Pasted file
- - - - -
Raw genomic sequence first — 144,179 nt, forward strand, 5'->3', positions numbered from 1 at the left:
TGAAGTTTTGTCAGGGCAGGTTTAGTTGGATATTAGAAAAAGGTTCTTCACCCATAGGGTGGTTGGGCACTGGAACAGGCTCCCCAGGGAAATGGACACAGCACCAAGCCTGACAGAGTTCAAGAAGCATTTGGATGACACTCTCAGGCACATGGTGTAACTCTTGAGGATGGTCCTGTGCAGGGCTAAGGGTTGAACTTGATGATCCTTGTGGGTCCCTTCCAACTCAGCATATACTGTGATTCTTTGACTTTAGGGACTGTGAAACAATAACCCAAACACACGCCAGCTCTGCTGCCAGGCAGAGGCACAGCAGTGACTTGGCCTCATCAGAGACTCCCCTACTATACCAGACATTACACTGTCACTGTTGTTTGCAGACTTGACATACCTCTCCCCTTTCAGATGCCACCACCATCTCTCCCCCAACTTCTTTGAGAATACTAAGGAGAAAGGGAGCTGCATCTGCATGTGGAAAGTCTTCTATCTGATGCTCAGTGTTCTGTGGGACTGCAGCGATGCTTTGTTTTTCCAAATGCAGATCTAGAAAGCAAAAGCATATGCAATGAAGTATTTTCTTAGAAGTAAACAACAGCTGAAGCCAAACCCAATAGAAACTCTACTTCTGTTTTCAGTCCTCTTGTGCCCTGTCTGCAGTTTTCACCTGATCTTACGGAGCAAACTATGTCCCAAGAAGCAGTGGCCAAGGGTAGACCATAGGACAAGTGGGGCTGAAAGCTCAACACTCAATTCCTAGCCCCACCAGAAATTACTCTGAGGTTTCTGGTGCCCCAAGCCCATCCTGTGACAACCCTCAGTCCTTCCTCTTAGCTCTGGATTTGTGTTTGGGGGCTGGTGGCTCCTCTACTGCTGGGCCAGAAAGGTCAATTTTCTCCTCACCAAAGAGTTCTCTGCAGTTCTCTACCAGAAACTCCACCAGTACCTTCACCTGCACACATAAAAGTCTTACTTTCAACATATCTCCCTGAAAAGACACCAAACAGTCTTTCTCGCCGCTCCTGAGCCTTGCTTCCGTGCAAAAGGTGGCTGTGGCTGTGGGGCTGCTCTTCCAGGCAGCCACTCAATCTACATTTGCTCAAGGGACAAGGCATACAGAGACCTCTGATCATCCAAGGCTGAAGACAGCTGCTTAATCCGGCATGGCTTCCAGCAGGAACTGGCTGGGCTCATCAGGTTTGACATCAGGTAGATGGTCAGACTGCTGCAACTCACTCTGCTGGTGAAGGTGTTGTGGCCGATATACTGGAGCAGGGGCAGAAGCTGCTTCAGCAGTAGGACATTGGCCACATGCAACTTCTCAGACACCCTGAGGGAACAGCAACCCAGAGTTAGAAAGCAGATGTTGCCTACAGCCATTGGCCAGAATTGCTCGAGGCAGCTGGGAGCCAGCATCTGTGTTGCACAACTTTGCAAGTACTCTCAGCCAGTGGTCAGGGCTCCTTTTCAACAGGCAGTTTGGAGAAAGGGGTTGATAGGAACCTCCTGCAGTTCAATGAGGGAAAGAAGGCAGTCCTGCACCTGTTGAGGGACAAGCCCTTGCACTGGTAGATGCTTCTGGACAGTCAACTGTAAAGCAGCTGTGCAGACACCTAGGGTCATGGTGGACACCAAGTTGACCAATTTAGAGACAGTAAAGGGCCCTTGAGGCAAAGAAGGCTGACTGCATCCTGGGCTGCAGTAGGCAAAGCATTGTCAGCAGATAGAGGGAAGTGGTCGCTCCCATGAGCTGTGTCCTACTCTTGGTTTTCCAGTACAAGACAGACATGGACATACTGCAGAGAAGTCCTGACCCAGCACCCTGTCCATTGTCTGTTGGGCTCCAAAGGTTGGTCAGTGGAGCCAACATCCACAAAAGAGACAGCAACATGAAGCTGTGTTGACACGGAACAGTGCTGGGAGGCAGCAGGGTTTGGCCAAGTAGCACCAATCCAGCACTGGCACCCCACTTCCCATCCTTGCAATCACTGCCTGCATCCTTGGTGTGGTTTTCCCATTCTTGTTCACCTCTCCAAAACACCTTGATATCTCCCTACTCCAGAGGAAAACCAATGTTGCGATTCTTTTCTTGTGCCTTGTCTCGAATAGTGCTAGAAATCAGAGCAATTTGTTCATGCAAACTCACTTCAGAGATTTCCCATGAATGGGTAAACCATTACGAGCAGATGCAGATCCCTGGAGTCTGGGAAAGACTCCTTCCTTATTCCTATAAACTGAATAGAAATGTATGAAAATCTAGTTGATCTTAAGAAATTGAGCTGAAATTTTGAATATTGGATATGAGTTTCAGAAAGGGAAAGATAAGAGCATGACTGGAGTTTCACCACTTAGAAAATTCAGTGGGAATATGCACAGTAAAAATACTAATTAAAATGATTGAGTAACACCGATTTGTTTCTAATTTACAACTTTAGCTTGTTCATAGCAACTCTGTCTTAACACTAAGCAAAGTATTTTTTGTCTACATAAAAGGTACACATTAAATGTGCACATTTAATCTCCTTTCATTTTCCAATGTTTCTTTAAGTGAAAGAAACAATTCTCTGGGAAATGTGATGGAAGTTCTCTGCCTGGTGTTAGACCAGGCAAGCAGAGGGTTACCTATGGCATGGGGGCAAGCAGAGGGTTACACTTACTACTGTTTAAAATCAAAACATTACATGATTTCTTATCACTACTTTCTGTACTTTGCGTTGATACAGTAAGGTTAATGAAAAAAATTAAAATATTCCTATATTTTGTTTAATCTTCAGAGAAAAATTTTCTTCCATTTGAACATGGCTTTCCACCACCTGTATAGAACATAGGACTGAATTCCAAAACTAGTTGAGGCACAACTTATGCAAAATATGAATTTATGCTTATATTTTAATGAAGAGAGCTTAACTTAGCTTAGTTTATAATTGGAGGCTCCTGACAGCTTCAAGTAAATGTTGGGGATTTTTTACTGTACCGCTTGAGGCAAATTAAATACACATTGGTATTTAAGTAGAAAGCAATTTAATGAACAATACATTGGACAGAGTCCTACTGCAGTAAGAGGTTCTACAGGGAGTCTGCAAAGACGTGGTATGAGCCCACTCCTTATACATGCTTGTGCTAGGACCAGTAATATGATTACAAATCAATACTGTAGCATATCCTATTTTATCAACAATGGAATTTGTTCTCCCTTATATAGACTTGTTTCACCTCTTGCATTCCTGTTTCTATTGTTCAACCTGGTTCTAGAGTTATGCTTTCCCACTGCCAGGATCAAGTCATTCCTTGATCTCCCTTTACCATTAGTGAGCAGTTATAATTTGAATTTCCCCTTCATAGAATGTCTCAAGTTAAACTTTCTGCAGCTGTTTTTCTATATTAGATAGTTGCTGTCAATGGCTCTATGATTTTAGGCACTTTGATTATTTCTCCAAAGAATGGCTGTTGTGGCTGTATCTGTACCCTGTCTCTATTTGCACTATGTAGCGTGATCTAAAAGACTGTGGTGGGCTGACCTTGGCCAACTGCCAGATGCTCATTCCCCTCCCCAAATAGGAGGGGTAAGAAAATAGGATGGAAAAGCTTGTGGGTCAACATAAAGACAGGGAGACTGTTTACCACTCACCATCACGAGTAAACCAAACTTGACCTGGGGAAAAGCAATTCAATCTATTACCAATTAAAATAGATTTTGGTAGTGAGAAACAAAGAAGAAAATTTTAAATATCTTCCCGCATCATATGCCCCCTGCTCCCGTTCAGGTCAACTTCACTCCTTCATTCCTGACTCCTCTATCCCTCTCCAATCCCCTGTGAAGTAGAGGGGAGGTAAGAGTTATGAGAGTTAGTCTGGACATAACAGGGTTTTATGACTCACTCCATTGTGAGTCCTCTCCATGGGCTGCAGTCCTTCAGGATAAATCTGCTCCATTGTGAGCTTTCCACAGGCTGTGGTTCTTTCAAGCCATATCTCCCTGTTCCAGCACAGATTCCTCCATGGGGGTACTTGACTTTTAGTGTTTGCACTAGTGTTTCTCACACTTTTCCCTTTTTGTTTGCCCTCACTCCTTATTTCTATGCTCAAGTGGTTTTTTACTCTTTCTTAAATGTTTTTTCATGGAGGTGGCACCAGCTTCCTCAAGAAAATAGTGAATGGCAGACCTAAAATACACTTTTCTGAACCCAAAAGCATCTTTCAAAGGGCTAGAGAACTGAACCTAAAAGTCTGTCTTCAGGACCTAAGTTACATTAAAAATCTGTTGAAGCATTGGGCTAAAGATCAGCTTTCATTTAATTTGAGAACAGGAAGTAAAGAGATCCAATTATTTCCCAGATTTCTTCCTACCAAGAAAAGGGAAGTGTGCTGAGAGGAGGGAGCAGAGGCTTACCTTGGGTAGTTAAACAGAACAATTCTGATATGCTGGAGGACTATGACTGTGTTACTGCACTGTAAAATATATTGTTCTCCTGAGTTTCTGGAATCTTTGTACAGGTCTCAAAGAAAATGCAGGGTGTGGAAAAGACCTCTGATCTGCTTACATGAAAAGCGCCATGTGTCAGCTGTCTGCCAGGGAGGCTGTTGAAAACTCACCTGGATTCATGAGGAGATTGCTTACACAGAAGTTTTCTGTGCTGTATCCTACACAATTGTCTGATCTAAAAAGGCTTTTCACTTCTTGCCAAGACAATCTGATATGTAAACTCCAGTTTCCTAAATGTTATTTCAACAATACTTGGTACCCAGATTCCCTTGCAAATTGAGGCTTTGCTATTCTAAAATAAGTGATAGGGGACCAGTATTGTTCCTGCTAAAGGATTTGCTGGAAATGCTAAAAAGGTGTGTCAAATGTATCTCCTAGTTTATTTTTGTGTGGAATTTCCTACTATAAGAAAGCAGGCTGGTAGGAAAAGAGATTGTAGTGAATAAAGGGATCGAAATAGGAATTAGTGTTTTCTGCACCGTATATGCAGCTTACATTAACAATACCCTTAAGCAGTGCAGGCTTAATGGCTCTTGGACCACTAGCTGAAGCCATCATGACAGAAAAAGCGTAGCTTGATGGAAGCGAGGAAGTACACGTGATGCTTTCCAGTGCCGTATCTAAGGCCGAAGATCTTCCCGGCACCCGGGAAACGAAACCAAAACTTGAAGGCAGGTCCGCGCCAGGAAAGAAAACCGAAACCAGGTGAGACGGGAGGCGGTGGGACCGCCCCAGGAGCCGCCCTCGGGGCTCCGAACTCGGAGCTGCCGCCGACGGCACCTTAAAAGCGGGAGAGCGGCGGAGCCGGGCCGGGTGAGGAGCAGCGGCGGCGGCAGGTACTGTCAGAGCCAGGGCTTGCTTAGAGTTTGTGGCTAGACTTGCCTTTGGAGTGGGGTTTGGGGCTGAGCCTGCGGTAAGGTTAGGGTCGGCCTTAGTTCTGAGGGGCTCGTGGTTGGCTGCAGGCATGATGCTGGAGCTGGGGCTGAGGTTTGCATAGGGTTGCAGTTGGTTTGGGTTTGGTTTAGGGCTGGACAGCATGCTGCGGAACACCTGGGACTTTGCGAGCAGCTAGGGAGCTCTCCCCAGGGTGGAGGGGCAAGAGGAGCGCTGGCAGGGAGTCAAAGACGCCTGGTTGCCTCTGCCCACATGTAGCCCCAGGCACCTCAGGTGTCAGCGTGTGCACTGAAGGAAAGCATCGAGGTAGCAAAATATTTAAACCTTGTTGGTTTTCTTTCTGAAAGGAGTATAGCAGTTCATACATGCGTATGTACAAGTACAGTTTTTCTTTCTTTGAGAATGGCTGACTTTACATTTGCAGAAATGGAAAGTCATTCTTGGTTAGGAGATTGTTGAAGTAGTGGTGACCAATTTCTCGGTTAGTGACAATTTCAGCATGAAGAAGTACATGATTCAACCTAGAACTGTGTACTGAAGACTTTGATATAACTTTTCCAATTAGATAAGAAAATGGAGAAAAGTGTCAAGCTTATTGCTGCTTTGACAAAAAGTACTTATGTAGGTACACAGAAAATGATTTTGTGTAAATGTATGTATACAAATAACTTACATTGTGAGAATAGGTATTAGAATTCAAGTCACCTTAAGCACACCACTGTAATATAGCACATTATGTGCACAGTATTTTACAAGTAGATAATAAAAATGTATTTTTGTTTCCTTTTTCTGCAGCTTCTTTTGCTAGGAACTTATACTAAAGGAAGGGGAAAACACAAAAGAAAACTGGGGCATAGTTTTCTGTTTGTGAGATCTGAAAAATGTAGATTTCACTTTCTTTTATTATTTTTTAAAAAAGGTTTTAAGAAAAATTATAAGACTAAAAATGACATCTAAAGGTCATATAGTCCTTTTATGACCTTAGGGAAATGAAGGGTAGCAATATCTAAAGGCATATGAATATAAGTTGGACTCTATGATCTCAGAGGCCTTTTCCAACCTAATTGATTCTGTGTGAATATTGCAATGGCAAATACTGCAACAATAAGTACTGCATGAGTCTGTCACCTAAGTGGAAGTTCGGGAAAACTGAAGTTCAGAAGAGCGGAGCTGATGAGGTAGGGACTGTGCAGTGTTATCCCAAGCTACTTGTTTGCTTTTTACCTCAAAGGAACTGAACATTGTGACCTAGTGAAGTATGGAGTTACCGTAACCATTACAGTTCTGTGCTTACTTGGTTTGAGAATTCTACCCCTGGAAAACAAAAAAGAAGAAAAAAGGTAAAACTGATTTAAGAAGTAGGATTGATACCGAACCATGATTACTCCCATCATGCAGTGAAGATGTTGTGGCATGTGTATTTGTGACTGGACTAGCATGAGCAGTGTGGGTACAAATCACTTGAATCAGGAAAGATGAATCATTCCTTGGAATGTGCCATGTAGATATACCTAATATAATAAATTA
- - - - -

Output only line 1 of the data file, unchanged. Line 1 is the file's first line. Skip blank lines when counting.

Raw genomic sequence first — 144,179 nt, forward strand, 5'->3', positions numbered from 1 at the left: